The Awful Truth
In August Carol was admitted to Regional Medical Center in Anniston for the fourth time since April. Dr. Warren Sarrell was baffled and concerned, and he suggested to Marie that she should take Carol to Birmingham to see Dr. John Elmore, a psychiatrist. Upon Carol's release from RMC, Marie did just that, telling the doctor that Carol was despondent and had said several times that she wanted to die. On Dr. Elmore's recommendation, Carol was admitted to the psychiatric ward at Carraway Methodist Hospital in Birmingham.
Carol, confined to the hospital, could not know that her mother was rapidly becoming entangled in her own web of lies and misdeeds. The checks Marie had written for the furniture for Carol's apartment had bounced, as had many others, including some written for premiums on the policy on Carol's life. The bank filed charges, and Marie was arrested, and then released on bail. In Florida, Mike Hilley was slowly coming to the conclusion that his father had not died of natural causes. He placed a call to the Calhoun County coroner asking about he possibility of an exhumation, and was told that he would need lots of solid evidence for one to take place.
But it was Eve Cole who sounded the final alarm. Eve was Carol's friend from church, and she had been present at Carol's apartment one night during the summer when Marie had given Carol an injection. When she called Carol at Carraway Methodist, Carol mentioned offhandedly that Marie had given her more injections during her hospitalization. Concerned, Eve told Carol's Aunt Freeda, who called Mike Hilley, who in turn called his sister to find out the truth. Yes, she told him, Marie had given her shots. Mike then called Dr. John Elmore, who, although he didn't believe Marie was poisoning Carol, though she was part of the overall problem. He asked Marie not to visit Carol for a while.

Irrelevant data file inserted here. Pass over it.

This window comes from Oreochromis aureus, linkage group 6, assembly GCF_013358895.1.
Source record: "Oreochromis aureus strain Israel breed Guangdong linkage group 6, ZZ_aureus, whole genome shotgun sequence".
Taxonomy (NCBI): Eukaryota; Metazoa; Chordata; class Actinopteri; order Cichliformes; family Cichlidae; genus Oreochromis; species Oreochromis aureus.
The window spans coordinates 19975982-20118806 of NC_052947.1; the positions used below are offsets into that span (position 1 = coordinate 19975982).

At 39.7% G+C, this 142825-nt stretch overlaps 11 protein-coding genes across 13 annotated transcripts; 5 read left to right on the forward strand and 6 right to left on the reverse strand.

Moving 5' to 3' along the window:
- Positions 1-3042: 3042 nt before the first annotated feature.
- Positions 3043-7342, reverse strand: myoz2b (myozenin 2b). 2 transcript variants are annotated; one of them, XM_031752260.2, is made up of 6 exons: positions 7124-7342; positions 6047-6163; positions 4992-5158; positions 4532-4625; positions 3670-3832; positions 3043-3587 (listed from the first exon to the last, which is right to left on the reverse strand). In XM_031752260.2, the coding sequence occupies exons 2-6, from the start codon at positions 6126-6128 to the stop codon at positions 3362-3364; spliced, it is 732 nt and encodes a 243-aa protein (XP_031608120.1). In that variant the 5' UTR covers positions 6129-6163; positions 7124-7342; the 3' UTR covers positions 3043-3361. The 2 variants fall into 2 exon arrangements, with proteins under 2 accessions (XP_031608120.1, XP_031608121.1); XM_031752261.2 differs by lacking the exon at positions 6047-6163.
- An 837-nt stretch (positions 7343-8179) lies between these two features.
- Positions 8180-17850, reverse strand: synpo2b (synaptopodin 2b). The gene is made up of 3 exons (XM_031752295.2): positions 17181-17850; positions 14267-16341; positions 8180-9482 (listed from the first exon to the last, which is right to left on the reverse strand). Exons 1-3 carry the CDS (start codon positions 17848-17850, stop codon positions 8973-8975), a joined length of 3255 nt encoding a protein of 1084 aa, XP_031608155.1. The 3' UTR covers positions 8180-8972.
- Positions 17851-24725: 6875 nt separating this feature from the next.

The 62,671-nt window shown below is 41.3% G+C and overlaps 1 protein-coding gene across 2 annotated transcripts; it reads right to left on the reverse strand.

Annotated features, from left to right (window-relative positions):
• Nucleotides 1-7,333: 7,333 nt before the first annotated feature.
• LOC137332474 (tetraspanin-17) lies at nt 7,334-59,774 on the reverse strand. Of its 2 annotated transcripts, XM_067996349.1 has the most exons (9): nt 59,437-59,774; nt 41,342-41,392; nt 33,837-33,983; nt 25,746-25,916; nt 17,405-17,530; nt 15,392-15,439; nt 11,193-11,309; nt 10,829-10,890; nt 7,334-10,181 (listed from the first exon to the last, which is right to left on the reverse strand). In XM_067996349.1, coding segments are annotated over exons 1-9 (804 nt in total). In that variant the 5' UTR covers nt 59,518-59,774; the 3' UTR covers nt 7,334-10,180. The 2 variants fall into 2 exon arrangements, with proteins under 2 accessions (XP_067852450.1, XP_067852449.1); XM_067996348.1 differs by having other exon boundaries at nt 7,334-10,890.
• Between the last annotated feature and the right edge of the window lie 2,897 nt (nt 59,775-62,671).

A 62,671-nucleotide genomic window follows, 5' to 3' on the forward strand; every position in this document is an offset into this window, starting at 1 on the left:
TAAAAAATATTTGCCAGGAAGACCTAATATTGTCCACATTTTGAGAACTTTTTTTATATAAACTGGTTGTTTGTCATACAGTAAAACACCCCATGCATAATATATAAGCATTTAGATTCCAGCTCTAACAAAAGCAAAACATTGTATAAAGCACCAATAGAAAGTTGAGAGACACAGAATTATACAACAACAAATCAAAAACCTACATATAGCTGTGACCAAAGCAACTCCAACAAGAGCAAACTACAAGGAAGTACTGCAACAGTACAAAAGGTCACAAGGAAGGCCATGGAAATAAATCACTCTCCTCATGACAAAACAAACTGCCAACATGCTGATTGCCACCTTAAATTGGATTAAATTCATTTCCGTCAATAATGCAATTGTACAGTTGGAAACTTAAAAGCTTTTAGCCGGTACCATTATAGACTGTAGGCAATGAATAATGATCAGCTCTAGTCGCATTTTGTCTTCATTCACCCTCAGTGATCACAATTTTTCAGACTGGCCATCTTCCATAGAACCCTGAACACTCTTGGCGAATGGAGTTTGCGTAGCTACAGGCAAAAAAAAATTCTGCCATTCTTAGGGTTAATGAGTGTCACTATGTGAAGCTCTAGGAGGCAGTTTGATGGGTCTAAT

Marie became frantic. The day after Dr. Elmore told her of his wishes, she removed Carol from Carraway Methodist, saying she was taking her daughter to the Mayo Clinic or to Ochsner Hospital in New Orleans. Carol had been at Carraway Methodist for three weeks, she said, and hadn't improved. She was taking her where she could get better care. Mother and daughter spent that night at a motel, and the next day Carol was admitted to University of Alabama Hospital in Birmingham. Dr. Brian Thompson was assigned to her case.
On September 20, 1979, Marie was arrested again on more check charges and the rest of Carol's family took the opportunity to reveal their suspicions to Carol's doctor. Though the story was fantastic, Dr. Thompson took it seriously. He checked Carol's fingernails and toenails for Aldridge-Mees lines, white deposits clearly visible in the nails of those who've been dosed with arsenic. The lines appeared on every nail. Dr. Thompson felt sure that further tests would reveal that Carol Hilley was loaded with arsenic, and had been so for a long time.
Upon hearing his sister's diagnosis, Mike Hilley wrote a long letter to Ralph Phillips, the Calhoun County Coroner. He recounted his father's rapid decline and death, Lucille Frazier's death, Marie's various checking and banking troubles, and Carol's illness. His mother was mentally ill, he asserted, and he wanted to help her. Marie, still in jail on check charges, was now officially under suspicion of murder and attempted murder.